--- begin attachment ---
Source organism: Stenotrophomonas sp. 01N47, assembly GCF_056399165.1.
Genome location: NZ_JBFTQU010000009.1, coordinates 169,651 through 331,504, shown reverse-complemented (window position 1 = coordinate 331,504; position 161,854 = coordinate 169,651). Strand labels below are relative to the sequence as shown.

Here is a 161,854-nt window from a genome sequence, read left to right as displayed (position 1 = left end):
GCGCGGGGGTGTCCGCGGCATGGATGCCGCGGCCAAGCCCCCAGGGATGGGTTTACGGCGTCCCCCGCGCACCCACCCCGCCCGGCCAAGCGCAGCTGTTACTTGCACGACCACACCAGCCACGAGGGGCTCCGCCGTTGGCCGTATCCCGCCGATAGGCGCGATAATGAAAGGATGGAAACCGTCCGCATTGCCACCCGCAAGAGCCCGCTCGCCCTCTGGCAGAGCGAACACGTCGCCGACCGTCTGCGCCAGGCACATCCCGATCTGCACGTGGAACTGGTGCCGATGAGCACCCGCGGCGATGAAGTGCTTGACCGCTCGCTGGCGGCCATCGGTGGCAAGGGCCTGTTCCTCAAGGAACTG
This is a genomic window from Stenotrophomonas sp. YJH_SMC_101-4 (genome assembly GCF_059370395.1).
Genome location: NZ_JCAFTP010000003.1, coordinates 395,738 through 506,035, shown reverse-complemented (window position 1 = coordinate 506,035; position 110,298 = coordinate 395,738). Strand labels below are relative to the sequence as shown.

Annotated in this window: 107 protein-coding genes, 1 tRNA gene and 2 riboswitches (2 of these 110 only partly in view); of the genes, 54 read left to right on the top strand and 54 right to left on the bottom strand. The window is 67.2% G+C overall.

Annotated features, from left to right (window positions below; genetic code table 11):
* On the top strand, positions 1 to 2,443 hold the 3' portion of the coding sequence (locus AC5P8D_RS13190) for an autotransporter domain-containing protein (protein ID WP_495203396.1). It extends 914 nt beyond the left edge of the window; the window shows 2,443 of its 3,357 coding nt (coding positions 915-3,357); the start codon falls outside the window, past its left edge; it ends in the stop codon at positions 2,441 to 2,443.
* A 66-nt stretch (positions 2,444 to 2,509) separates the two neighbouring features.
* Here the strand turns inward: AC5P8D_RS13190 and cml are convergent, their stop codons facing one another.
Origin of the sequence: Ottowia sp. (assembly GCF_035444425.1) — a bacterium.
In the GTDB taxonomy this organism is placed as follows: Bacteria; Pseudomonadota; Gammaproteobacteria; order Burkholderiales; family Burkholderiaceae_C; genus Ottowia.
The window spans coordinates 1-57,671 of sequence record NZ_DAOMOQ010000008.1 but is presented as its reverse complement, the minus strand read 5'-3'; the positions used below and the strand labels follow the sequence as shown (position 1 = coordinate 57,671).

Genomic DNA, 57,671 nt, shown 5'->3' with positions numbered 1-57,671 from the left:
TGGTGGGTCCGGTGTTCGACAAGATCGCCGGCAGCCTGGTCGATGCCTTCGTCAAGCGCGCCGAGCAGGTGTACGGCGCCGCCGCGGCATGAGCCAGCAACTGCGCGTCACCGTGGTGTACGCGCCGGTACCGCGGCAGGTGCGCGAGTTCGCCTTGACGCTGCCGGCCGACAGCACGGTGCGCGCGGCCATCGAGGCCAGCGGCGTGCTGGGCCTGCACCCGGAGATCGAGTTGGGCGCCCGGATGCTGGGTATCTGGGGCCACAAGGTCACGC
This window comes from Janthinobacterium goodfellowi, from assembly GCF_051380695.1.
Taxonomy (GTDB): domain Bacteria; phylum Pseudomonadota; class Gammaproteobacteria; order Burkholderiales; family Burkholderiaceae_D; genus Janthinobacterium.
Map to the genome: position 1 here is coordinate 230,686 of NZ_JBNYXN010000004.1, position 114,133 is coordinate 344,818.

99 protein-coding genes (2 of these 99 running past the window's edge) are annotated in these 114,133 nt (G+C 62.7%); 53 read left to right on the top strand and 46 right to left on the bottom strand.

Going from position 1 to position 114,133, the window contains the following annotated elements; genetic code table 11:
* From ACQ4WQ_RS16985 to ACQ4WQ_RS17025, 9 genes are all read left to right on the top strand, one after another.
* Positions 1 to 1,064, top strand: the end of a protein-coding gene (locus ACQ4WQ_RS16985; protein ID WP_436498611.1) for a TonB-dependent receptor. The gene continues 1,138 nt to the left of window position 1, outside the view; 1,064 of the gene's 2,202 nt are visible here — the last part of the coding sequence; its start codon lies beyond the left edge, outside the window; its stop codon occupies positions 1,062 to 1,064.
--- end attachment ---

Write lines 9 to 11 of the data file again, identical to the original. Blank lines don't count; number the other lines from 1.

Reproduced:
* On the top strand, positions 1 to 2,443 hold the 3' portion of the coding sequence (locus AC5P8D_RS13190) for an autotransporter domain-containing protein (protein ID WP_495203396.1). It extends 914 nt beyond the left edge of the window; the window shows 2,443 of its 3,357 coding nt (coding positions 915-3,357); the start codon falls outside the window, past its left edge; it ends in the stop codon at positions 2,441 to 2,443.
* A 66-nt stretch (positions 2,444 to 2,509) separates the two neighbouring features.
* Here the strand turns inward: AC5P8D_RS13190 and cml are convergent, their stop codons facing one another.